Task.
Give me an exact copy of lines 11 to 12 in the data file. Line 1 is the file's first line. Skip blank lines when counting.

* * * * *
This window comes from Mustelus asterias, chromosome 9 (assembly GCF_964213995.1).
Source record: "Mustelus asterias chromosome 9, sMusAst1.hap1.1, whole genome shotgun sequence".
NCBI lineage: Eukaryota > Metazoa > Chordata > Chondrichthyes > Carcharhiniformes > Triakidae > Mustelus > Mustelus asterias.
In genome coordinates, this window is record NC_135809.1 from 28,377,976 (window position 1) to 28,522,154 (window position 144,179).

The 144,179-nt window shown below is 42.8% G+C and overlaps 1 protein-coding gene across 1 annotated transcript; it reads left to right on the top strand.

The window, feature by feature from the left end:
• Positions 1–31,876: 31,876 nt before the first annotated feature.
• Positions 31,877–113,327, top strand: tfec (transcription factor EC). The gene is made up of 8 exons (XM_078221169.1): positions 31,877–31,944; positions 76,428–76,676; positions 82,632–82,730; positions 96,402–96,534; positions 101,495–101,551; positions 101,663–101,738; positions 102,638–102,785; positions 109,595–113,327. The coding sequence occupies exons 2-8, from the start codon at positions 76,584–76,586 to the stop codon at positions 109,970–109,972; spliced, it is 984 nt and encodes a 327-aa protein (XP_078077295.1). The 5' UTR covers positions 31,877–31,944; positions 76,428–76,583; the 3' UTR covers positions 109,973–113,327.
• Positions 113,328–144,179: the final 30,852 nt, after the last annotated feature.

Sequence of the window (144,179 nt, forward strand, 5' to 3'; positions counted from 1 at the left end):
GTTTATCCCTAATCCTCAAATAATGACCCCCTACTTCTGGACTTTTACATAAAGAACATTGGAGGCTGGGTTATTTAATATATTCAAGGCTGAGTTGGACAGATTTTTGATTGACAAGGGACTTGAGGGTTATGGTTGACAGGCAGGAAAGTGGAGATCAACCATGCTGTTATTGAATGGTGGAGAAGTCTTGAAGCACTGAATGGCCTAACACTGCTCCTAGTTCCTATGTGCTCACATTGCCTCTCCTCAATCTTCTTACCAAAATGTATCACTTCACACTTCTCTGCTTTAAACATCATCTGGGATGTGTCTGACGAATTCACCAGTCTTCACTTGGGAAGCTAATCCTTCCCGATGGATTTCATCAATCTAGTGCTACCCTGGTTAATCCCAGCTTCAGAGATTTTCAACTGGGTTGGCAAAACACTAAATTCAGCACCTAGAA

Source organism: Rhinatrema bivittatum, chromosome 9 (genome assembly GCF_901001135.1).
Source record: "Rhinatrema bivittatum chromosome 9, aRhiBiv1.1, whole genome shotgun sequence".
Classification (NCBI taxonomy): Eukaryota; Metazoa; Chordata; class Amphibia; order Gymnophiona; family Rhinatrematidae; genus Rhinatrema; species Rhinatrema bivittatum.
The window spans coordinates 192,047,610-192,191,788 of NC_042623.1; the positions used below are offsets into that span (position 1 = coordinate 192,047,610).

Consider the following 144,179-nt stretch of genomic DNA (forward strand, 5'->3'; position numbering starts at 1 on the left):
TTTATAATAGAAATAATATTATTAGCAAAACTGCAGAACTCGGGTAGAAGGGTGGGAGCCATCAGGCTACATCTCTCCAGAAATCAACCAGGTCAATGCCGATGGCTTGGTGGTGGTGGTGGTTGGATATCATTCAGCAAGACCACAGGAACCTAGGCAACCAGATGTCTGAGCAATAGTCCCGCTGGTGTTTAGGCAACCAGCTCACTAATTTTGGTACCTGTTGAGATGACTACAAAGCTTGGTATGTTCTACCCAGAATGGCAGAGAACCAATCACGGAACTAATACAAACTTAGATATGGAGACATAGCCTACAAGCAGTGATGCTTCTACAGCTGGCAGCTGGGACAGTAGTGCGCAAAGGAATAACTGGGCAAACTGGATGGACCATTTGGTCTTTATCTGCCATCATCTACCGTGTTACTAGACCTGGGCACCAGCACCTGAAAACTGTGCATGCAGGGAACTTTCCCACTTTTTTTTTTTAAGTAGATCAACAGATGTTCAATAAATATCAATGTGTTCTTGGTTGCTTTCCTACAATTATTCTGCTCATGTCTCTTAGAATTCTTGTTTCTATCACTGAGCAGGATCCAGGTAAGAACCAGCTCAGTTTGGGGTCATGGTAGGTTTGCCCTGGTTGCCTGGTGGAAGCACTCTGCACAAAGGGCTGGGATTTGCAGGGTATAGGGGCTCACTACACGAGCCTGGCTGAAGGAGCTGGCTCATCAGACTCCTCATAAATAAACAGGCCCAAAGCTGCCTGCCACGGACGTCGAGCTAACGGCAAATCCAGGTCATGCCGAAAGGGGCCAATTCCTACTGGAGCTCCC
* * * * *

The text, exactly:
GTTTATCCCTAATCCTCAAATAATGACCCCCTACTTCTGGACTTTTACATAAAGAACATTGGAGGCTGGGTTATTTAATATATTCAAGGCTGAGTTGGACAGATTTTTGATTGACAAGGGACTTGAGGGTTATGGTTGACAGGCAGGAAAGTGGAGATCAACCATGCTGTTATTGAATGGTGGAGAAGTCTTGAAGCACTGAATGGCCTAACACTGCTCCTAGTTCCTATGTGCTCACATTGCCTCTCCTCAATCTTCTTACCAAAATGTATCACTTCACACTTCTCTGCTTTAAACATCATCTGGGATGTGTCTGACGAATTCACCAGTCTTCACTTGGGAAGCTAATCCTTCCCGATGGATTTCATCAATCTAGTGCTACCCTGGTTAATCCCAGCTTCAGAGATTTTCAACTGGGTTGGCAAAACACTAAATTCAGCACCTAGAA

Source organism: Rhinatrema bivittatum, chromosome 9 (genome assembly GCF_901001135.1).